When Stephen P. Yokich opened United Auto Workers contract talks in June, he said his goal was to improve pay and conditions--not just for Big Three workers themselves, but also for workers in outside parts factories.

In fact, in private meetings with auto executives, he lists the treatment of parts workers as one of the union's three top bargaining priorities for 1996, right up there with secure jobs and restricted overtime.

This is not a new issue at General Motors Corp., Ford Motor Co. and Chrysler Corp. Indeed, the Big Three have made contractual promises to the UAW that they, along with their suppliers, "will respect the UAW as an institution," and that suppliers will not be allowed to violate labor laws. The UAW says companies have reneged on these promises. But up to now the union has never been angry enough to make the issue a top priority.

Mr. Yokich is not specific about what he will ask automakers to do.

Other union officials say privately that the UAW will press each of the Big Three to:

* Require suppliers to make it easier for parts workers to organize, by promising neutrality during union drives or by accepting "card checks." In this procedure, unions are recognized after a simple showing that a majority of workers have signed union cards, rather than after a lengthy campaign and voting process in which employers often use harsh anti-union tactics.

* Adopt a "prevailing wage" rule for work that's shipped to an outside company. Under such a rule, work couldn't be "outsourced" to a company where workers receive lower pay and benefits than UAW workers.

"If we can make a huge movement on this issue in 1996, we can bring hundreds of thousands of new members into the UAW," says one UAW official.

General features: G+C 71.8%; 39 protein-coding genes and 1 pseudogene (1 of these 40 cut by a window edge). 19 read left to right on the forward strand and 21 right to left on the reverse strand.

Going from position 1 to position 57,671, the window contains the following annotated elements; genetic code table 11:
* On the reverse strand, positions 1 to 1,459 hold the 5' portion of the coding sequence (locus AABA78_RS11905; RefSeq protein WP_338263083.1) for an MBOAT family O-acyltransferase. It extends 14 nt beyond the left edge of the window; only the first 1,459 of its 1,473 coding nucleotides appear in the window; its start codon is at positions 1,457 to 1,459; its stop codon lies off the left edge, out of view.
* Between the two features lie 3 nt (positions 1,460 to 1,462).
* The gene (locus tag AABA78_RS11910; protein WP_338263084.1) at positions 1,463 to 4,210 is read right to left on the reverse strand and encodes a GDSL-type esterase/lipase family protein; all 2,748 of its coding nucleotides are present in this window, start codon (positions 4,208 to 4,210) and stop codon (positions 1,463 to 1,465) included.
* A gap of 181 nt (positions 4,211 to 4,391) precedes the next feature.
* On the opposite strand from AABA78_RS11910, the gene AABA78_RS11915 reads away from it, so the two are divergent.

But the increasing globalization of the supply base and the deepening roots of the Japanese transplants will make achieving that goal extremely difficult.

Thomas Brown, executive director of union affairs at Ford, says the No. 2 automaker simply can't interfere with the labor relations of another company. But Robert O. Kramer, vice president of human resources, acknowledges that Ford does "point out to suppliers the advantages we've had over the years" of maintaining collaborative relations with the UAW. "We make the assumption that that relationship will help them (suppliers), too."

For example, Johnson Controls Inc., a seat supplier to a number of Ford assembly plants, is choosing to recognize the UAW at its plants in Plymouth, MI, and Oberlin, OH, after a majority of workers signed cards requesting UAW representation. Last year, Ford's decision to shift seat production on its Econoline vans from its Lorain, OH, assembly plant to Johnson Controls nearly triggered a strike in Lorain.

"The UAW is not going to take a hard line on outsourcing if the work is going to a UAW plant," says Sean P. McAlinden, a labor analyst at the University of Michigan.

Outside suppliers are the invisible parties at this year's contract talks because they are gaining the jobs the UAW is losing.

UAW representation among independent (non-Big Three) suppliers has plummeted to 100,000 from 400,000 two decades ago. Less than 20% of independent parts workers belong to the union today, down from 67% in the mid-1970s. Several trends contributed to that drop, including a pro-management policy shift in U.S. labor law, an overall shift in investment from manufacturing to telecommunications and other high-tech industries, and the arrival in the United States of hundreds of non-union German and Japanese supplier plants.

These forces have radically widened the wage gap between UAW and non-union plants.

Big Three hourly workers represented by the UAW receive $20.69 in base wages, while the average U.S. manufacturing worker is making just 60% of that, or $12.45. This gap is twice as big as it needs to be to create a real incentive for Detroit executives to shift investment to lower-wage plants, says Mr. McAlinden.

That's part of the reason why investment in GM's Delphi partsmaking plants has withered, and why 12 Delphi plants are now on an official "endangered species" list. If the UAW loses those plants, plus additional jobs that will disappear through continuing productivity gains, it could lose 35,000 jobs at GM alone in the next six years, Mr. McAlinden predicts. That's on top of 150,000 jobs GM has eliminated since 1985.